Haim Bresheeth, a film maker and Professor at the University of East London and who was also a member of Matzpen, clashed with Moshe as to whether Matzpen, the Socialist Organisation in Israel, ever supported, even implicitly, a 2 states position. Haim also disagreed strongly with Moshe's position, supporting a secular unitary and democratic state of Palestine.
Mike Marqusuee, a noted writer on cricket and Bob Dylan (!) as well as a much praised book on the Journey of an anti-Zionism Jew [see my review] gave an excellent overview of the situation of Jews in the movement and the wider solidarity movement, emphasising in particular the role that India plays in support of Israel, its military links with Israel and how both use ‘anti-terrorist’ rhetoric to demonise of Muslims.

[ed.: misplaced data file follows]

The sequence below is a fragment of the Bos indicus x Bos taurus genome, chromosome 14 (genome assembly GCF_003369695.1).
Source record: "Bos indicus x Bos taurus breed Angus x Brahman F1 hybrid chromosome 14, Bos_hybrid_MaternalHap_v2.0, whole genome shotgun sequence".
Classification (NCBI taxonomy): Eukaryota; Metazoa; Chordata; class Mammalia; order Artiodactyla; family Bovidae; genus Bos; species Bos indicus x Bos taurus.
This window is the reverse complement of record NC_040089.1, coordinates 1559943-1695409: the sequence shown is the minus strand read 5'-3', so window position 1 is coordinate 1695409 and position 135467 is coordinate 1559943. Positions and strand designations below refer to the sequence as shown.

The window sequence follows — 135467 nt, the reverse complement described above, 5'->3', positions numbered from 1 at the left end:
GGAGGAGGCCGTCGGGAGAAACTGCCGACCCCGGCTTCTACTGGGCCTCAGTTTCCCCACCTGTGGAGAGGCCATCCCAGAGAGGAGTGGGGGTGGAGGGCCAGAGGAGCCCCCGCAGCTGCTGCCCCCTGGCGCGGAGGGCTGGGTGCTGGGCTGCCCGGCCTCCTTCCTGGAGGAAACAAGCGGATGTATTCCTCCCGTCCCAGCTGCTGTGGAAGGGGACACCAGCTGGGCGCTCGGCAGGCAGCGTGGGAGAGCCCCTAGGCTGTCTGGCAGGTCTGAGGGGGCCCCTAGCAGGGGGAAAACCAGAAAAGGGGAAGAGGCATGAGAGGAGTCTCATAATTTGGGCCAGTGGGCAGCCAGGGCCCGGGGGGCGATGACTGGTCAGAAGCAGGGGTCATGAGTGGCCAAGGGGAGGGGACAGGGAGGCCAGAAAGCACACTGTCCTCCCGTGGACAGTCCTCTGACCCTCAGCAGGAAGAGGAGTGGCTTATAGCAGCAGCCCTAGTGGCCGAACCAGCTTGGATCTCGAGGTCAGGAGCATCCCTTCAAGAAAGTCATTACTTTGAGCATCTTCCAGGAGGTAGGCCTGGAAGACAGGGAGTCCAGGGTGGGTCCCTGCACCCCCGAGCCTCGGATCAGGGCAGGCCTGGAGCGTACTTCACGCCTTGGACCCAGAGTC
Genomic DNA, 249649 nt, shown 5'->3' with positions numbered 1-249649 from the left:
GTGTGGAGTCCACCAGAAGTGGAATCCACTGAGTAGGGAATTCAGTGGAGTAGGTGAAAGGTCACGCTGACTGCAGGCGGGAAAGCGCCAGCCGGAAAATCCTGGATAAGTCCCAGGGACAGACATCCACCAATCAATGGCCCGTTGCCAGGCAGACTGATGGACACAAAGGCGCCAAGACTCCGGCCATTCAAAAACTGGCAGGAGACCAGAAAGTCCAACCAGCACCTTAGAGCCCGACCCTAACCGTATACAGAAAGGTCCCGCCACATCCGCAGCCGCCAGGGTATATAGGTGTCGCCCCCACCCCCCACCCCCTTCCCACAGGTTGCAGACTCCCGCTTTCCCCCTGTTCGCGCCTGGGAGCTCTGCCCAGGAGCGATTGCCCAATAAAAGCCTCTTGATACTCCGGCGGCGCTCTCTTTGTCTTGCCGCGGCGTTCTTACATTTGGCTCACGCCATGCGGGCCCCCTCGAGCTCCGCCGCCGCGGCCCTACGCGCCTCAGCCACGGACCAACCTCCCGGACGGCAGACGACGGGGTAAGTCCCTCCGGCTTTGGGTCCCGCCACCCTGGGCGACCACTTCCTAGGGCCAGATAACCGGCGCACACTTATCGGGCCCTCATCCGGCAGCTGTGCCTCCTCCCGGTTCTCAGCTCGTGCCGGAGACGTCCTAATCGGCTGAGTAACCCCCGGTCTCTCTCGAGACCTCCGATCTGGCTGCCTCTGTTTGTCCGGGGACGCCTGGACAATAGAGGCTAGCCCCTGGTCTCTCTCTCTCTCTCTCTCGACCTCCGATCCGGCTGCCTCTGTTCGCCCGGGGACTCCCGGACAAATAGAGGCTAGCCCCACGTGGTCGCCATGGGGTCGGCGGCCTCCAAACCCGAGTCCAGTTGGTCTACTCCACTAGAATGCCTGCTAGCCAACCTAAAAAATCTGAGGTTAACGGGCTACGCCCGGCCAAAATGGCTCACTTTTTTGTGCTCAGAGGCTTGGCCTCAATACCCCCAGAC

Tony Lerman, ex-Director of the Institute of Jewish Policy Research, who was witch-hunted out of his job in the IJPR, an organisation he helped found, by people like Stanley Kalms, owner of Dixons, because of his refusal to spout Zionist rhetoric and give unflinching support to anything with a Zionist tag on, gave an excellent talk about the background to the European Monitoring Committee’s ‘Working Definition’ of anti-semitism, which in fact came from the American Jewish Congress. This has now been taken over by a group calling itself the Federal Rights Agency, but as was pointed out this semi-legal definition, which the British government hasn’t adopted, paves the way to the criminalisation of anti-Zionism and anti-Israeli actions. He also gave us a very useful history of the background to this 'definition' of anti-Semitism and how it fits in with the 'new anti-Semitism', although I disagree with his view that anti-Semitism in the West is on the increase.